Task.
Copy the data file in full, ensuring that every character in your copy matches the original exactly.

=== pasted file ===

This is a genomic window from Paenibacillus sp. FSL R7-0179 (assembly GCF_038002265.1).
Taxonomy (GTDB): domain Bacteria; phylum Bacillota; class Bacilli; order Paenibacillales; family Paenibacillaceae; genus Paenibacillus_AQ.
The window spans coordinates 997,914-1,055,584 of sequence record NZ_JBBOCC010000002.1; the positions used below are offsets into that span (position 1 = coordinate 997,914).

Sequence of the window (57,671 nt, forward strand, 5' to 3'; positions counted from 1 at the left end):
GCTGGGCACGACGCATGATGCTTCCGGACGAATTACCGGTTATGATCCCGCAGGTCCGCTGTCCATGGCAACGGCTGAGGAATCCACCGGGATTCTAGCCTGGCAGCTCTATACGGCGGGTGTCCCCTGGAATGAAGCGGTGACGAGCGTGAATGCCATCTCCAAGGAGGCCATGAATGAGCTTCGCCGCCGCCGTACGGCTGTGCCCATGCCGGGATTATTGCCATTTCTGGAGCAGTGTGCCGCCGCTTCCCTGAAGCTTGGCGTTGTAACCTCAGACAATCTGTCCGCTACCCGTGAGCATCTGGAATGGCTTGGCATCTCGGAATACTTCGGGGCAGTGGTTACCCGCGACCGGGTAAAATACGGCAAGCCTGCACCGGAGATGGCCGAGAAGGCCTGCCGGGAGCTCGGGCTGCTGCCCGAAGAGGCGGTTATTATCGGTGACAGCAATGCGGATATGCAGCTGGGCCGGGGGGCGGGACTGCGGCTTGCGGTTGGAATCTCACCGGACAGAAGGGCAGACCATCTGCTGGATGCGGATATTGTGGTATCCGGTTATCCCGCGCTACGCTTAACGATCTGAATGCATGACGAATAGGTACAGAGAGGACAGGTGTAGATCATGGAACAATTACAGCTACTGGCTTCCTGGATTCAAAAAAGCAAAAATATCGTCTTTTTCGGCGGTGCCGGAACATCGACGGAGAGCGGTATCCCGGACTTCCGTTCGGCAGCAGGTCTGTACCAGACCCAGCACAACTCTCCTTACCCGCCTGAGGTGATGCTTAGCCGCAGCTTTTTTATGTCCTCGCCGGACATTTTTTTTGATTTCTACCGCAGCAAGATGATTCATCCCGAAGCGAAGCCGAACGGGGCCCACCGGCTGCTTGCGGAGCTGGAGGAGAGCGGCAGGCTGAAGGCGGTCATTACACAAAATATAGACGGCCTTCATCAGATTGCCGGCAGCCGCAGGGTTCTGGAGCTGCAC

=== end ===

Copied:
This is a genomic window from Paenibacillus sp. FSL R7-0179 (assembly GCF_038002265.1).
Taxonomy (GTDB): domain Bacteria; phylum Bacillota; class Bacilli; order Paenibacillales; family Paenibacillaceae; genus Paenibacillus_AQ.
The window spans coordinates 997,914-1,055,584 of sequence record NZ_JBBOCC010000002.1; the positions used below are offsets into that span (position 1 = coordinate 997,914).

Sequence of the window (57,671 nt, forward strand, 5' to 3'; positions counted from 1 at the left end):
GCTGGGCACGACGCATGATGCTTCCGGACGAATTACCGGTTATGATCCCGCAGGTCCGCTGTCCATGGCAACGGCTGAGGAATCCACCGGGATTCTAGCCTGGCAGCTCTATACGGCGGGTGTCCCCTGGAATGAAGCGGTGACGAGCGTGAATGCCATCTCCAAGGAGGCCATGAATGAGCTTCGCCGCCGCCGTACGGCTGTGCCCATGCCGGGATTATTGCCATTTCTGGAGCAGTGTGCCGCCGCTTCCCTGAAGCTTGGCGTTGTAACCTCAGACAATCTGTCCGCTACCCGTGAGCATCTGGAATGGCTTGGCATCTCGGAATACTTCGGGGCAGTGGTTACCCGCGACCGGGTAAAATACGGCAAGCCTGCACCGGAGATGGCCGAGAAGGCCTGCCGGGAGCTCGGGCTGCTGCCCGAAGAGGCGGTTATTATCGGTGACAGCAATGCGGATATGCAGCTGGGCCGGGGGGCGGGACTGCGGCTTGCGGTTGGAATCTCACCGGACAGAAGGGCAGACCATCTGCTGGATGCGGATATTGTGGTATCCGGTTATCCCGCGCTACGCTTAACGATCTGAATGCATGACGAATAGGTACAGAGAGGACAGGTGTAGATCATGGAACAATTACAGCTACTGGCTTCCTGGATTCAAAAAAGCAAAAATATCGTCTTTTTCGGCGGTGCCGGAACATCGACGGAGAGCGGTATCCCGGACTTCCGTTCGGCAGCAGGTCTGTACCAGACCCAGCACAACTCTCCTTACCCGCCTGAGGTGATGCTTAGCCGCAGCTTTTTTATGTCCTCGCCGGACATTTTTTTTGATTTCTACCGCAGCAAGATGATTCATCCCGAAGCGAAGCCGAACGGGGCCCACCGGCTGCTTGCGGAGCTGGAGGAGAGCGGCAGGCTGAAGGCGGTCATTACACAAAATATAGACGGCCTTCATCAGATTGCCGGCAGCCGCAGGGTTCTGGAGCTGCAC